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It contains the advice or opinions of one or more Wikipedia contributors. This page is not an encyclopedia article, nor is it one of Wikipedia's policies or guidelines, as it has not been thoroughly vetted by the community. Some essays represent widespread norms; others only represent minority viewpoints.
|This page in a nutshell: Wikipedia is "free" as in free software and free culture, not necessarily "free beer" and "free speech".|
The subtitle of Wikipedia is the free encyclopedia that anyone can edit.
The main meaning of "free" Edit
The Encyclopædia Britannica says the following interesting thing about the history of dictionary publishing:
The next important dictionary to be published was an English–French one by John (or Jehan) Palsgrave in 1531 ... and a letter has survived showing that he arranged with his printer that no copy should be sold without his permission, lest his proffit by teaching the Frenche tonge myght be mynished by the sale of the same to suche persons as, besids hym, wern disposed to studye the sayd tongue.
The English word "free" has several meanings. The word "free" in "The Free Encyclopedia" refers first and foremost to the licensing terms of Wikipedia's content. Text is contributed to Wikipedia under the terms of the Creative Commons Attribution-ShareAlike License (CC-BY-SA) and the GNU Free Documentation License (GFDL)—copyleft licenses for free content. It mainly means that the rights on the text belong to its authors, but the text may be freely read, distributed and modified as long as the modified versions are distributed under the same licenses. Read the full text of the licenses for the precise legal terms.
The goal of such licensing is producing reference material free to all people—a collection of human knowledge, which cannot be limited or controlled by restrictive use of copyright law and which, under most reasonable conditions, can be used and shared by everyone without any hindrance. Thus Wikipedia reverses the restrictive trend set by John Palsgrave half a millennium ago.
Uploading to Wikipedia of information whose copyright terms are not compatible with CC-BY-SA or GFDL is not allowed. If uploaded, such data will be promptly deleted. The only exception to this is that the English Wikipedia allows limited uploading of some images and media files under "fair use" terms; see Wikipedia:Non-free content for details. Wikipedias in some other languages, for example Spanish, do not allow "fair use" content at all and include nothing but free content.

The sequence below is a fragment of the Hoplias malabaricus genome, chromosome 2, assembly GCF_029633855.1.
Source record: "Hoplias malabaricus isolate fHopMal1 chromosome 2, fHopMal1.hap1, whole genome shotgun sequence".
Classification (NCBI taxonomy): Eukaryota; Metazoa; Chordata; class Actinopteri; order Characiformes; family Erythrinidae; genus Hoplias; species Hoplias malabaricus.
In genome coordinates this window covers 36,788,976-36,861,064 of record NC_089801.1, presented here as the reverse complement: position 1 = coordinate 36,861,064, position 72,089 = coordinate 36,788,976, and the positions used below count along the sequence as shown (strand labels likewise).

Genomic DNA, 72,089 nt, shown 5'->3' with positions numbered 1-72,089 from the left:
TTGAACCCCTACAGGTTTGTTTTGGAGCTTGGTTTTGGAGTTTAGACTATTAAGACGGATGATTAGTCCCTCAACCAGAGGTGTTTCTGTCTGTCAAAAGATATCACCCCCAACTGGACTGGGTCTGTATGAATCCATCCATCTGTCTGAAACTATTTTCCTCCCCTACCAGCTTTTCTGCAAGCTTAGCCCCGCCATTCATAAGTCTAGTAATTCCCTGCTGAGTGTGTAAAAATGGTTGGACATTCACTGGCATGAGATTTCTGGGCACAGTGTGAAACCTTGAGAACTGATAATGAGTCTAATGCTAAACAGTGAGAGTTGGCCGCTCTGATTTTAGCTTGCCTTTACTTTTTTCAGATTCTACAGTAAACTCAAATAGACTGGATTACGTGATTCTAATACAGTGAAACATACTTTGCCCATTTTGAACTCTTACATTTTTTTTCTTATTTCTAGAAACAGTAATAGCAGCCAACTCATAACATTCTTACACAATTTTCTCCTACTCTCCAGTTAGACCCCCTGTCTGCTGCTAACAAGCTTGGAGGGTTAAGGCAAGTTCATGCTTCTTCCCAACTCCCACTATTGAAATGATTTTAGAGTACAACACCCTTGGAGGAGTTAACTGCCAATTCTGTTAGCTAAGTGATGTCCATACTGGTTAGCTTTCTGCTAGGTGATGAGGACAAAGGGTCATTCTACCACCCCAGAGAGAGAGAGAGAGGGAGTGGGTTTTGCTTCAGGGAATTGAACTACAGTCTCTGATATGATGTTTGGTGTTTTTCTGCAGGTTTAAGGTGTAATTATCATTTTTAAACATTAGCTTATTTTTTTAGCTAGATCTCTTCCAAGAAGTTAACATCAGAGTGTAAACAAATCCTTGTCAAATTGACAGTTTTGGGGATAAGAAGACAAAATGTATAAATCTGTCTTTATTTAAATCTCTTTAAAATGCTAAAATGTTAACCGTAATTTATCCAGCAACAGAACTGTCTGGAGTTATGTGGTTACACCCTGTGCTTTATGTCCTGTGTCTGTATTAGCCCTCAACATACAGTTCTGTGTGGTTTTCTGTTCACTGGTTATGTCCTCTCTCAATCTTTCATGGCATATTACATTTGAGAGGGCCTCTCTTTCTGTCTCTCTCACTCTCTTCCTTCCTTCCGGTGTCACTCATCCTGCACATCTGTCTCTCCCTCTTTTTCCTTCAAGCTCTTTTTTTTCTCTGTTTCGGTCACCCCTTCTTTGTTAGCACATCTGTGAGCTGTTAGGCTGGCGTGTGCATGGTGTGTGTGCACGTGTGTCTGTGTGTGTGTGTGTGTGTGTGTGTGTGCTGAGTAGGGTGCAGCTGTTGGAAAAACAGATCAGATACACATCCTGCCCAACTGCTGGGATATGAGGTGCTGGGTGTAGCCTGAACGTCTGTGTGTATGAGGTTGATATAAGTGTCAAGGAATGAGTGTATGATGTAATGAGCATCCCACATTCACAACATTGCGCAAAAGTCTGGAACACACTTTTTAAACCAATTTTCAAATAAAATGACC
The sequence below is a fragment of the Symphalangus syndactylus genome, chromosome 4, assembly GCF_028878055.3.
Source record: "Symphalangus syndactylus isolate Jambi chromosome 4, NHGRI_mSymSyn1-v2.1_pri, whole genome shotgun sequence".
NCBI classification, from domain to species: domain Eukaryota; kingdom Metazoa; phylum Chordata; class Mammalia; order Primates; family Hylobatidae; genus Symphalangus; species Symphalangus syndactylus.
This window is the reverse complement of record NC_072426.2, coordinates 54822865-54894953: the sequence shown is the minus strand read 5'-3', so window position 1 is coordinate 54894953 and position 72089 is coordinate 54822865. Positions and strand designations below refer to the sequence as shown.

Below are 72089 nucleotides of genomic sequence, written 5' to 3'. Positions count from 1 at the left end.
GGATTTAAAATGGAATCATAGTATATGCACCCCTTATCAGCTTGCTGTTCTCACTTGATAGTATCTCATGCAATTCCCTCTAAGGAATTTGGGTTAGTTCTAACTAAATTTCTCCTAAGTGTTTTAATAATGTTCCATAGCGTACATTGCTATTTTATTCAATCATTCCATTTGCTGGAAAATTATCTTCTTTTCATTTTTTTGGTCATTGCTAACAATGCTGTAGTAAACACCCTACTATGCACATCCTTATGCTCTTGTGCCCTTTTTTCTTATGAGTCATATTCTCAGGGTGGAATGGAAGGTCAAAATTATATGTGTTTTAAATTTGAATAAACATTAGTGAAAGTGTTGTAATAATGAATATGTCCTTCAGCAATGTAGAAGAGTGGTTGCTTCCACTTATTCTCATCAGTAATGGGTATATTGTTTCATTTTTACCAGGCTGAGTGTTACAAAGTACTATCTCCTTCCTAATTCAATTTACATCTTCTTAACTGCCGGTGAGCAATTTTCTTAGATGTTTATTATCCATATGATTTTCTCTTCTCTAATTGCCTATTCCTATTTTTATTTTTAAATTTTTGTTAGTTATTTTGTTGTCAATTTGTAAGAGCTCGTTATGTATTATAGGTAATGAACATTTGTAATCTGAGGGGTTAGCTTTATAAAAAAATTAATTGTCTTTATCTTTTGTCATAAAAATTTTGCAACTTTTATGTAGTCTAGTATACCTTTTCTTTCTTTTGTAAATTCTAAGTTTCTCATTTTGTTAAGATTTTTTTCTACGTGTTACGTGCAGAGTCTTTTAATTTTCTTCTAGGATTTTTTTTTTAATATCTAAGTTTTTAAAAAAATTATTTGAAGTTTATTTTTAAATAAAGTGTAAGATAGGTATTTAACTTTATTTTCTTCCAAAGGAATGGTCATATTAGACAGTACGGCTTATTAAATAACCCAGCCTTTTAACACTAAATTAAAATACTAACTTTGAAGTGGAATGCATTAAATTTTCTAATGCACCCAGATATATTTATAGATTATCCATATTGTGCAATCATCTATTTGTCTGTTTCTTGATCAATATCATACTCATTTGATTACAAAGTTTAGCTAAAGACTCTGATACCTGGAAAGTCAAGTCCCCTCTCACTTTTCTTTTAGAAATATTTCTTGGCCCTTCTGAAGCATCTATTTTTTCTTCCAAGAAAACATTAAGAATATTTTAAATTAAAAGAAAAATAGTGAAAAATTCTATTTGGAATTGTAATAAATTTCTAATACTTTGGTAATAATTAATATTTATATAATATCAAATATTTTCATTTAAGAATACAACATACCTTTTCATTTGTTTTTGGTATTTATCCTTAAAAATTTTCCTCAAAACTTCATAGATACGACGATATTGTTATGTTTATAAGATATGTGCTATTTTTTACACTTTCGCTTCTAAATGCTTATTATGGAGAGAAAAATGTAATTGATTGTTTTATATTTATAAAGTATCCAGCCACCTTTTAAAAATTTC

The other meanings of "free" Edit
Some people misunderstand the subtitle "the free encyclopedia that anyone can edit", often because of the different meanings of the word "free" in the English language. Wikipedia's co-founder Jimmy Wales said the following about the ambiguity of the English word "free":
We probably run into the problem of the word 'free' in English, which means both "gratis" (free of charge) and "libre" (liberty). We mean primarily the 2nd meaning, but it will depend on the particular language as to whether "libre access" is a concept which can be smoothly expressed. Since we also mean "gratis" as a secondary meaning, that can be used.
Some of these meanings happen to apply to Wikipedia in whole or in part, but they do not necessarily reflect the intention of Wikipedia's existence and must be precisely understood.
"Free Encyclopedia" does not mean "zero price encyclopedia" Edit
In practice, any person who has access to the World Wide Web may read the content of Wikipedia on the website wikipedia.org without paying any money. This, however, does not mean that Wikipedia content is fully non-commercial. Copies of Wikipedia content can be sold. The CC-BY-SA and GFDL licenses allow charging money for distributing content that they cover. Indeed, parts of Wikipedia were copied to optical media (such as DVD) and printed on paper, and these copies were distributed for money.
Furthermore, it is forbidden to upload to Wikipedia any content whose copyright terms allow only non-commercial use, as this is not compatible with the meaning of "free" as defined by CC-BY-SA and GFDL.
"Free Encyclopedia" does not mean "anyone can edit it however they like" Edit
"An encyclopedia that anyone can edit" does not refer to the legal or ethical right of any editor to contribute content supporting their own point of view. Some editors understand the "anyone can edit" part of "the free encyclopedia that anyone can edit" as an extension of the word "free". This is wrong, as the sentence encompasses two separate concepts. "Free" refers to licensing, as explained above; "anyone can edit" refers to the fact that Wikipedia is a wiki, a website that nearly anyone with access to the web can edit without asking for permission. However, Wikipedia strives to be a reliable encyclopedia that presents to the reader verifiable information written from a neutral point of view. Anyone can boldly edit Wikipedia as long as they do it in line with these goals, but edit actions that contradict these rules will be reverted and in extreme cases editors who perform them may be blocked.
"Free Encyclopedia" does not necessarily refer to "free speech" Edit
A common definition of free content and free software is that it is "free as in free speech, not free beer". But yet again, this refers to the licensing of Wikipedia. Wikipedia respects freedom of speech, but it is not a content policy. For more on this, see Wikipedia:Free speech.
See also Edit
- Wikipedia:Free encyclopedia
- About Wikipedia
- What Wikipedia is not
- Copyrights in Wikipedia
- Wikipedia:Text of the GNU Free Documentation License – the legal license as it applies to Wikipedia
- GNU Free Documentation License, an encyclopedic article about the history of the license and the related movements of Free software and Free content
- Wikipedia:Mirrors and forks
- The Free Software Definition by the Free Software Foundation